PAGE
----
• Distinguish between the detractors and those who are likely willing to engage with you, and don’t take the bait from those just looking to argue.
  • For those who have potential to be allies, call them into conversation, invite them to learn, and raise their awareness about the communal pain and impacts.
  • With those friends or colleagues who have been silent in this moment or have tried to show empathy but perhaps have missed the mark, tell them you are hurting and that you want to talk. Reach out for both the support and the opportunity for them to be in allyship with you. Help them understand what you and the Jewish community are going through.   

These are difficult and exhausting conversations—but this work is needed now more than ever. We cannot fight the antisemitism that has been unleashed and rebuild by ourselves. And we must know that we are not alone in this moment of crisis. 

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The Jewish Community Rejects Bigotry and Hate

By Jewish Community Relations Council of Greater Boston

(Photo: Halfpoint/iStock)

We are grateful to Jewish Council for Public Affairs for leading our community in unequivocally saying that the Jewish community rejects Islamophobia, anti-Arab hate, antisemitism, and all forms of bigotry.

We are proud to have been part of the drafting of this statement on behalf of our community.

The Jewish Community Rejects Bigotry and Hate
By Jewish Council for Public Affairs

In the wake of the attack in which a six-year-old Muslim boy was murdered and his mother critically injured by a man who targeted them because of their faith and the Israel/Hamas war, over 100 Jewish groups released a statement today condemning the attack and rejecting any effort to exploit the situation in Israel and Gaza to spread hate and bigotry.

The statement, which was organized by the Jewish Council for Public Affairs and signed by 130 national and local groups, explicitly rejects “Islamophobia, anti-Arab hate, antisemitism, and all forms of bigotry”:

“We stand in solidarity with all our neighbors under threat, and urge our elected and civic leaders, law enforcement, schools and universities, and employers to make clear there will be zero tolerance for any act of hate.”

“As Jewish leaders, we want to be very clear: we unequivocally reject those targeting our Muslim, Arab, and Palestinian American neighbors with bigotry, threats, and violence,” said Amy Spitalnick, CEO of the Jewish Council for Public Affairs. “This is a moment of profound pain for our community—and we refuse to allow some to exploit that pain as an excuse to spread bigotry or extremism of any kind. Our communities’ safety is inextricably linked, and only by coming together and calling it out can we defeat the forces of hate and violence.”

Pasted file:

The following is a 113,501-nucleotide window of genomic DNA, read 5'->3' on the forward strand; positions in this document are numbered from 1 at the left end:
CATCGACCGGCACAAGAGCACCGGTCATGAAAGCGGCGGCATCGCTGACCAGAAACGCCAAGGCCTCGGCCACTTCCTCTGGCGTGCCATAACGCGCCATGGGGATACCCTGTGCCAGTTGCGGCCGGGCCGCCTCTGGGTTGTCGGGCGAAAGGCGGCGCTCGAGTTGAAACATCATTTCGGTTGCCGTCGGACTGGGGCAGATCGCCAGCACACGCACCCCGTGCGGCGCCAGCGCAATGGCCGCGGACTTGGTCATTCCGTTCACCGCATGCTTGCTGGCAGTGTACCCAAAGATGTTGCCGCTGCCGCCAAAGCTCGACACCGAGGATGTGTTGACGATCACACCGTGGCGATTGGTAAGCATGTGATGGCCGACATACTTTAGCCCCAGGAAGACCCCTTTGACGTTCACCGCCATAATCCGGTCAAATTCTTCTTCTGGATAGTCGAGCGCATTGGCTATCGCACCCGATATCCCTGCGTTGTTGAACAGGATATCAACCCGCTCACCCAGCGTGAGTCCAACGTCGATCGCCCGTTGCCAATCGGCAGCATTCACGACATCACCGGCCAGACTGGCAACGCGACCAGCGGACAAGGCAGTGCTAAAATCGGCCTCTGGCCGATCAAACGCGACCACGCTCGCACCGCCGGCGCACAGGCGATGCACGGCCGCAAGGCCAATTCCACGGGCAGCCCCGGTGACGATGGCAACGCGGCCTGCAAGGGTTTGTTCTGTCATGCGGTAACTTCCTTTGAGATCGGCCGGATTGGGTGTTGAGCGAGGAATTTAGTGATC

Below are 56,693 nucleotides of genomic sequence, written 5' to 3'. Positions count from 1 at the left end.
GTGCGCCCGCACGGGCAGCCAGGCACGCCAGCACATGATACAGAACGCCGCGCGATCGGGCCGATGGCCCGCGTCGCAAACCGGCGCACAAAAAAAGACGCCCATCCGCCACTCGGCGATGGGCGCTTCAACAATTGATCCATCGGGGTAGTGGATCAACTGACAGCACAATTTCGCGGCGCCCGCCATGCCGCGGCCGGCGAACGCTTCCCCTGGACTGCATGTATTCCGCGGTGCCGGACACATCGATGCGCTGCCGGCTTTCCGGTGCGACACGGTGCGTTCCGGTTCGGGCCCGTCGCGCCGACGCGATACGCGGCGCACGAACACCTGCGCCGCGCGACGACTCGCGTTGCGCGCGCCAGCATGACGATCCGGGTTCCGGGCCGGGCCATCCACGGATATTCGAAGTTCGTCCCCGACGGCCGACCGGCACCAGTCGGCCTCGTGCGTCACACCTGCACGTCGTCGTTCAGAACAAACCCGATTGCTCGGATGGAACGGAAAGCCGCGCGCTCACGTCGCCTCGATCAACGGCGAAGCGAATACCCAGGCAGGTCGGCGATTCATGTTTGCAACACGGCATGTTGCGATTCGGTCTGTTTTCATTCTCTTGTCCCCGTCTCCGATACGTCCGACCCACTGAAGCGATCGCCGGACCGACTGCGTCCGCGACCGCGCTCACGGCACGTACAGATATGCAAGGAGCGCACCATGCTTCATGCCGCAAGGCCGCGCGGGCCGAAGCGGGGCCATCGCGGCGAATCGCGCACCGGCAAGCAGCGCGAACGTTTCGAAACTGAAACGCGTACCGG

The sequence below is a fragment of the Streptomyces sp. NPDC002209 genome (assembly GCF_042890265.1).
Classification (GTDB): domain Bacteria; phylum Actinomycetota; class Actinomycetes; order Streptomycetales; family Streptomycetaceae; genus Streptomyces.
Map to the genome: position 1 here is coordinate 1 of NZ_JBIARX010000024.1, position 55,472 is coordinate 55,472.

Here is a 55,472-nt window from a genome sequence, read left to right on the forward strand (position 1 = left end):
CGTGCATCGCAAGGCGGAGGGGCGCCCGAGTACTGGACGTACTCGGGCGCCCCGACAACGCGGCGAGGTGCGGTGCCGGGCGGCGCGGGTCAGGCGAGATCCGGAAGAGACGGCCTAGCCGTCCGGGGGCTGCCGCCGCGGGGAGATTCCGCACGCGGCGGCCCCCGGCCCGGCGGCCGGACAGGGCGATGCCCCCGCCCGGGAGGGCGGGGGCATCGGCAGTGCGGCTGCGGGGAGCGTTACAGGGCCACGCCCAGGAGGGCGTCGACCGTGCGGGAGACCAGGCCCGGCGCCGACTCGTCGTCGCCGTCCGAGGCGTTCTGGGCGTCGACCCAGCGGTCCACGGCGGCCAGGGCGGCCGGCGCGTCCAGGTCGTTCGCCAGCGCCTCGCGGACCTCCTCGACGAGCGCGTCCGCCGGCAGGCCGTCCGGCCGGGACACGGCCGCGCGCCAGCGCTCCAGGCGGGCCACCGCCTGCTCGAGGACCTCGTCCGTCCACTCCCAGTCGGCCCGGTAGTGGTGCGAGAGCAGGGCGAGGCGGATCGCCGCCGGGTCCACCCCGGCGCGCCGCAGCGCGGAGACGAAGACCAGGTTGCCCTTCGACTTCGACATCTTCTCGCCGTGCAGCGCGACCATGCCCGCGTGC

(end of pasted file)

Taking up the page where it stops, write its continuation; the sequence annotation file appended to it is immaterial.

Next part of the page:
You can read the full text of the statement here and below:

Since Hamas’ terror attacks in Israel on October 7th, we’ve seen bigots and extremists exploit the crisis to spread hate, disinformation, and extremism.

This is a moment of deep Jewish pain, mourning the lives taken and praying for the safe release of the hostages in Gaza—and this pain and fear is compounded by a horrific rise in antisemitism here in the United States and around the globe.

We also know that we are not the only ones being targeted in this moment. Our Muslim, Arab, and Palestinian American neighbors are facing bigotry, threats, and violence—including the despicable murder of a six-year-old child this weekend outside Chicago, by a man who reportedly espoused anti-Muslim hate.

Let us be unequivocally clear: The Jewish community rejects Islamophobia, anti-Arab hate, antisemitism, and all forms of bigotry. Particularly as extremists continue to exploit this moment, we are reminded that all of our communities’ safety and futures are inextricably linked—and recommit ourselves to fighting hate in all its forms.

We stand in solidarity with all our neighbors under threat, and urge our elected and civic leaders, law enforcement, schools and universities, and employers to make clear there will be zero tolerance for any act of hate.

View the complete list of groups and organizations that signed the statement.

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Allies Join “The Good Fight”

By Rich Tenorio

When former President Barack Obama administration member Carol Fulp was asked about allyship during a panel at “The Good Fight Forum,” she knew exactly how to respond. 

“First and foremost,” she said, “allyship is showing up. Allyship is speaking up. Allyship is looking up. It’s teaming up.” 

All four actions were well-represented at what has become an annual conference in the Boston area by the Anti-Defamation League, with this year’s edition taking place at the Renaissance Boston Waterfront hotel on Oct. 10, 2023. The conference occurred three days after the deadly surprise terror attacks by Hamas against Israel. Launched from the Gaza Strip, the attacks left over 1,300 Israeli service members and civilians dead, including men, women and children. The number of wounded has surpassed 3,300, while an estimated 100 to 200 hostages have been taken by Hamas. 

Fulp spoke at a panel alongside Suffolk County District Attorney Kevin Hayden and Idit Klein, the head of the Jewish LGBTQIA+ group Keshet and the lone Israeli among the trio. Rabbi Jonah Steinberg, New England regional director of the ADL, moderated the discussion. 

Allyship to Boston’s Jewish community has been on display ever since the Oct. 7 terror attacks. Two days later, numerous city and state political leaders joined in a solidarity gathering for Israel on Boston Common. Among them were Gov. Maura Healey, U.S. Sen. Elizabeth Warren, U.S. Sen. Ed Markey and Boston Mayor Michelle Wu.